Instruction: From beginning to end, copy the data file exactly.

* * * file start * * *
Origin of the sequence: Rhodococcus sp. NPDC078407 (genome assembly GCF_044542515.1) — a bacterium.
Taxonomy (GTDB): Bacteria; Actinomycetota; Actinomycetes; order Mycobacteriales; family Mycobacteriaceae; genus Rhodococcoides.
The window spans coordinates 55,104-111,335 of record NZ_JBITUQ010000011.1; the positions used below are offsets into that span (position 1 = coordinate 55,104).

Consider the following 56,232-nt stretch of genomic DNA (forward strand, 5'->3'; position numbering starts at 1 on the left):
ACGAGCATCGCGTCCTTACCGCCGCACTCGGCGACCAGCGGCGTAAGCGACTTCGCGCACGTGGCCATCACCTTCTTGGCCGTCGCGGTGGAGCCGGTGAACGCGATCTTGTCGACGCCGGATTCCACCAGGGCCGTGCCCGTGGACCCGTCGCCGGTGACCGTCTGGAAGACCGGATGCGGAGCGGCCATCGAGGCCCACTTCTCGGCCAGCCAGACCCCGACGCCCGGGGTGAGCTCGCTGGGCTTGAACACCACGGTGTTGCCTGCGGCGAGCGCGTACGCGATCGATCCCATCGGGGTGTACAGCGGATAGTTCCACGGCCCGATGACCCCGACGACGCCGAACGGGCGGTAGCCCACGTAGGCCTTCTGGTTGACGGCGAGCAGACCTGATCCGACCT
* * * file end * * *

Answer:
Origin of the sequence: Rhodococcus sp. NPDC078407 (genome assembly GCF_044542515.1) — a bacterium.
Taxonomy (GTDB): Bacteria; Actinomycetota; Actinomycetes; order Mycobacteriales; family Mycobacteriaceae; genus Rhodococcoides.
The window spans coordinates 55,104-111,335 of record NZ_JBITUQ010000011.1; the positions used below are offsets into that span (position 1 = coordinate 55,104).

Consider the following 56,232-nt stretch of genomic DNA (forward strand, 5'->3'; position numbering starts at 1 on the left):
ACGAGCATCGCGTCCTTACCGCCGCACTCGGCGACCAGCGGCGTAAGCGACTTCGCGCACGTGGCCATCACCTTCTTGGCCGTCGCGGTGGAGCCGGTGAACGCGATCTTGTCGACGCCGGATTCCACCAGGGCCGTGCCCGTGGACCCGTCGCCGGTGACCGTCTGGAAGACCGGATGCGGAGCGGCCATCGAGGCCCACTTCTCGGCCAGCCAGACCCCGACGCCCGGGGTGAGCTCGCTGGGCTTGAACACCACGGTGTTGCCTGCGGCGAGCGCGTACGCGATCGATCCCATCGGGGTGTACAGCGGATAGTTCCACGGCCCGATGACCCCGACGACGCCGAACGGGCGGTAGCCCACGTAGGCCTTCTGGTTGACGGCGAGCAGACCTGATCCGACCT